Nick Clegg would serve in other coalitions

Lib Dem leader acknowledges party has no prospect of winning 2015 election alone

Britain’s deputy prime minister, and leader of the Liberal Democrats, Nick Clegg, has said a second coalition would be a better outcome for Britain than single-party government, as it would allow the Lib Dems to act as a restraining influence on either of the larger parties.Photograph: Russell Cheyne/Reuters

Britain’s deputy prime minister, and leader of the Liberal Democrats, Nick Clegg, has said a second coalition would be a better outcome for Britain than single-party government, as it would allow the Lib Dems to act as a restraining influence on either of the larger parties.Photograph: Russell Cheyne/Reuters

Wed, Sep 18, 2013, 10:42

Nick Clegg yesterday insisted he would be willing to serve in coalition under either a Labour or Conservative prime minister after the 2015 general election, as he acknowledged that his Liberal Democrats have no prospect of winning power on their own.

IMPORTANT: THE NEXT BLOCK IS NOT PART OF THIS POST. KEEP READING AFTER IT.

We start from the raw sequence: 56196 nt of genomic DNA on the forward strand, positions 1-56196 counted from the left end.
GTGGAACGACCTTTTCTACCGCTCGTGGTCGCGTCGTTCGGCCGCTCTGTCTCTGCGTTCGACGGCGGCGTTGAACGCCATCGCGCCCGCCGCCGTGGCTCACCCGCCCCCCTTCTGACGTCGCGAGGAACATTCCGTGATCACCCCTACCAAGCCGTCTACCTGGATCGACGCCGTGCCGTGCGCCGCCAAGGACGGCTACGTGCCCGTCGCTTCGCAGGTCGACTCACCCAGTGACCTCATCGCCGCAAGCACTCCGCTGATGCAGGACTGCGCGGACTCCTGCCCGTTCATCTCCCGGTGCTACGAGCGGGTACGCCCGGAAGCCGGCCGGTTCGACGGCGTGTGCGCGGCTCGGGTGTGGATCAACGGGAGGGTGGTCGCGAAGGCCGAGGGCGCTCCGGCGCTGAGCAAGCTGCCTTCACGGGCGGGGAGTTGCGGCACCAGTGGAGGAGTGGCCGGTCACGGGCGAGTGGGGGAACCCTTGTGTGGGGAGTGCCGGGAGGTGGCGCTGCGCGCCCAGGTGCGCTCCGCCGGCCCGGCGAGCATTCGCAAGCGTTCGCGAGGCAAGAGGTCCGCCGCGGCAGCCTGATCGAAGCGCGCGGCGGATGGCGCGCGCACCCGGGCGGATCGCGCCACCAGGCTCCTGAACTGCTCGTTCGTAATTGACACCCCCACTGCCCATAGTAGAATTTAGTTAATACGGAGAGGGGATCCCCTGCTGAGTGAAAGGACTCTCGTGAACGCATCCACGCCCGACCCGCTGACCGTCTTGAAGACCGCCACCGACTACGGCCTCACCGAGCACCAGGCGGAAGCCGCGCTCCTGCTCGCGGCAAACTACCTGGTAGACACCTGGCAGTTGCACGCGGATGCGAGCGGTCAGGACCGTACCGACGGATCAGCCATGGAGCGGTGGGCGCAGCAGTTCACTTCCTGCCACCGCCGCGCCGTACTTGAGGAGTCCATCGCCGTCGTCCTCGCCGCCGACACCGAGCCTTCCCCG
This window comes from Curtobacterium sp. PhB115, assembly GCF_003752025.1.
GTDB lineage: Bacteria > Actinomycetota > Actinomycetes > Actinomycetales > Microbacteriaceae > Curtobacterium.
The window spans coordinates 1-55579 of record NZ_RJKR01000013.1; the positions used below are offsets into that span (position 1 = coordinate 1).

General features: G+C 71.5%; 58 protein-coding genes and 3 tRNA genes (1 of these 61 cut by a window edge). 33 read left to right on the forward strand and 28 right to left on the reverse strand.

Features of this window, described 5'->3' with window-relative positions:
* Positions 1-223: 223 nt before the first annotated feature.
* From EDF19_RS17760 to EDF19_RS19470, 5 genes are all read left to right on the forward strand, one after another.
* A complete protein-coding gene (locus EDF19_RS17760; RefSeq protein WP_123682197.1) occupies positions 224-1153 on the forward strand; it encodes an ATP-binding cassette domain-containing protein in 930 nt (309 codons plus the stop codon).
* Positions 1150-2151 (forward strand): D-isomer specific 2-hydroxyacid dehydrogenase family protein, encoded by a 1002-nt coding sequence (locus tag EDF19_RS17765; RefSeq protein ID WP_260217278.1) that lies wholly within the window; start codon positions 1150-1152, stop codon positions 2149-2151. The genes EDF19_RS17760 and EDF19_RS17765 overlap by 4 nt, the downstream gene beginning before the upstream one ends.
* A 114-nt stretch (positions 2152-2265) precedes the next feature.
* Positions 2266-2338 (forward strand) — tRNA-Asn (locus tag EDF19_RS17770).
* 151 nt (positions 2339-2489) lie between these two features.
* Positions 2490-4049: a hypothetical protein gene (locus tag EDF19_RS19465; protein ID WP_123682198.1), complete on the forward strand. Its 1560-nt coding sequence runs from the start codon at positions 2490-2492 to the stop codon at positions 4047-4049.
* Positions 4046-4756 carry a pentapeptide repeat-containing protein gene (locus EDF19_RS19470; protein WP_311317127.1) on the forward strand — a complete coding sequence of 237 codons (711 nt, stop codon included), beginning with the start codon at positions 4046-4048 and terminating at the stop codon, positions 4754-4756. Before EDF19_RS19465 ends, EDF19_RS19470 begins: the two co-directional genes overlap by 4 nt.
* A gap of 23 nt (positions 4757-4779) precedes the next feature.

The deputy prime minister said a second coalition would be a better outcome for Britain than single-party government, as it would allow the Lib Dems to act as a restraining influence on either of the larger parties.

Describing himself as “chipper” about Lib Dem prospects – despite polls putting them at 10 per cent or below of public support – Mr Clegg said he would “obviously” remain party leader up to and beyond the May 2015 election.

The Lib Dem leader slapped down Business Secretary Vince Cable for suggesting that the coalition Government might collapse before its five-year term is over.

But in TV interviews at the Lib Dem annual conference in Glasgow, Mr Clegg brushed off suggestions Mr Cable had been disloyal by going off-message on the issue, as well as sending mixed signals on economic policy.

He told Channel 4 News: “I don’t think it’s fair on Vince to read into his comments some mischievous intent.”

Mr Clegg declined to criticise the business secretary’s vituperative assault on his Tory coalition partners as “callous” and “nasty”, telling ITV News: “I’m not going to start doctoring people’s adjectives and adverbs.” – (PA)